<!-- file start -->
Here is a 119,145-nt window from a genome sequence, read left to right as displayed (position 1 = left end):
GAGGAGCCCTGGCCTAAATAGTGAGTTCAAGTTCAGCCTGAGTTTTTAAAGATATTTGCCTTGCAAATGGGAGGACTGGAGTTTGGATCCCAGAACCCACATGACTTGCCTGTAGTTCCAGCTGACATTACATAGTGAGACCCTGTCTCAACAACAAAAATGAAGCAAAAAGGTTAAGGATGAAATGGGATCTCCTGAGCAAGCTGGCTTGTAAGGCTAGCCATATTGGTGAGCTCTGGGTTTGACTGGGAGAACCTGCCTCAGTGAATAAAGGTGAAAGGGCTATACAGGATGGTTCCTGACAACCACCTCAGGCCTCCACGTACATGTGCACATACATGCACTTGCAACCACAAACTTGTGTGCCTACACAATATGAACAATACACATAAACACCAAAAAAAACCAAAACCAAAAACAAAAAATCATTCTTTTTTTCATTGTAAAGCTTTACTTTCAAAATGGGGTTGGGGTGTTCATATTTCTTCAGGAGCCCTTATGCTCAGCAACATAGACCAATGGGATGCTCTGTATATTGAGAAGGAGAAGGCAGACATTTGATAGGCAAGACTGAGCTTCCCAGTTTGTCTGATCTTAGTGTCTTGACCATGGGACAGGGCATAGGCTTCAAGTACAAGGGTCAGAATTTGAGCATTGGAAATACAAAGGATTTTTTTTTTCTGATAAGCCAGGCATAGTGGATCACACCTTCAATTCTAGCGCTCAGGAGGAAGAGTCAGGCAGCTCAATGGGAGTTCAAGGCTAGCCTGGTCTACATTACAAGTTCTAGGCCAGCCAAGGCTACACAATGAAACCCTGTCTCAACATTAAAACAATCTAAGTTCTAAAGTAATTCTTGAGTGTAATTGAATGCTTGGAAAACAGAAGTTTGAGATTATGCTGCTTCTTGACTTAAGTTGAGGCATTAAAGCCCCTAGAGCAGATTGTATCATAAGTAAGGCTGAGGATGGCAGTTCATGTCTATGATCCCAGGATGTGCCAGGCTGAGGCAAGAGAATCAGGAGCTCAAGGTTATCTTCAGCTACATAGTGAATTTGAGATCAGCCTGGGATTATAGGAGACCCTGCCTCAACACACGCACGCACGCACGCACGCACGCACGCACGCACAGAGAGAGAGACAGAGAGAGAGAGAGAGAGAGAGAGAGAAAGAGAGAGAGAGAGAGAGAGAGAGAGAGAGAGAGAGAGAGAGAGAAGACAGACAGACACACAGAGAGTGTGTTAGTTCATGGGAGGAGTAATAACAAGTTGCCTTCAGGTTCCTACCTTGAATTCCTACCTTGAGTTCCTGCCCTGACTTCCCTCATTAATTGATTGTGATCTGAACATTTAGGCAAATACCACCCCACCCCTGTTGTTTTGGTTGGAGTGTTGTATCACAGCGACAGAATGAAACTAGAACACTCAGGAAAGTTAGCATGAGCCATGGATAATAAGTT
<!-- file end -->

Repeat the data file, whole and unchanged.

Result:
Here is a 119,145-nt window from a genome sequence, read left to right as displayed (position 1 = left end):
GAGGAGCCCTGGCCTAAATAGTGAGTTCAAGTTCAGCCTGAGTTTTTAAAGATATTTGCCTTGCAAATGGGAGGACTGGAGTTTGGATCCCAGAACCCACATGACTTGCCTGTAGTTCCAGCTGACATTACATAGTGAGACCCTGTCTCAACAACAAAAATGAAGCAAAAAGGTTAAGGATGAAATGGGATCTCCTGAGCAAGCTGGCTTGTAAGGCTAGCCATATTGGTGAGCTCTGGGTTTGACTGGGAGAACCTGCCTCAGTGAATAAAGGTGAAAGGGCTATACAGGATGGTTCCTGACAACCACCTCAGGCCTCCACGTACATGTGCACATACATGCACTTGCAACCACAAACTTGTGTGCCTACACAATATGAACAATACACATAAACACCAAAAAAAACCAAAACCAAAAACAAAAAATCATTCTTTTTTTCATTGTAAAGCTTTACTTTCAAAATGGGGTTGGGGTGTTCATATTTCTTCAGGAGCCCTTATGCTCAGCAACATAGACCAATGGGATGCTCTGTATATTGAGAAGGAGAAGGCAGACATTTGATAGGCAAGACTGAGCTTCCCAGTTTGTCTGATCTTAGTGTCTTGACCATGGGACAGGGCATAGGCTTCAAGTACAAGGGTCAGAATTTGAGCATTGGAAATACAAAGGATTTTTTTTTTCTGATAAGCCAGGCATAGTGGATCACACCTTCAATTCTAGCGCTCAGGAGGAAGAGTCAGGCAGCTCAATGGGAGTTCAAGGCTAGCCTGGTCTACATTACAAGTTCTAGGCCAGCCAAGGCTACACAATGAAACCCTGTCTCAACATTAAAACAATCTAAGTTCTAAAGTAATTCTTGAGTGTAATTGAATGCTTGGAAAACAGAAGTTTGAGATTATGCTGCTTCTTGACTTAAGTTGAGGCATTAAAGCCCCTAGAGCAGATTGTATCATAAGTAAGGCTGAGGATGGCAGTTCATGTCTATGATCCCAGGATGTGCCAGGCTGAGGCAAGAGAATCAGGAGCTCAAGGTTATCTTCAGCTACATAGTGAATTTGAGATCAGCCTGGGATTATAGGAGACCCTGCCTCAACACACGCACGCACGCACGCACGCACGCACGCACGCACAGAGAGAGAGACAGAGAGAGAGAGAGAGAGAGAGAGAGAAAGAGAGAGAGAGAGAGAGAGAGAGAGAGAGAGAGAGAGAGAGAGAAGACAGACAGACACACAGAGAGTGTGTTAGTTCATGGGAGGAGTAATAACAAGTTGCCTTCAGGTTCCTACCTTGAATTCCTACCTTGAGTTCCTGCCCTGACTTCCCTCATTAATTGATTGTGATCTGAACATTTAGGCAAATACCACCCCACCCCTGTTGTTTTGGTTGGAGTGTTGTATCACAGCGACAGAATGAAACTAGAACACTCAGGAAAGTTAGCATGAGCCATGGATAATAAGTT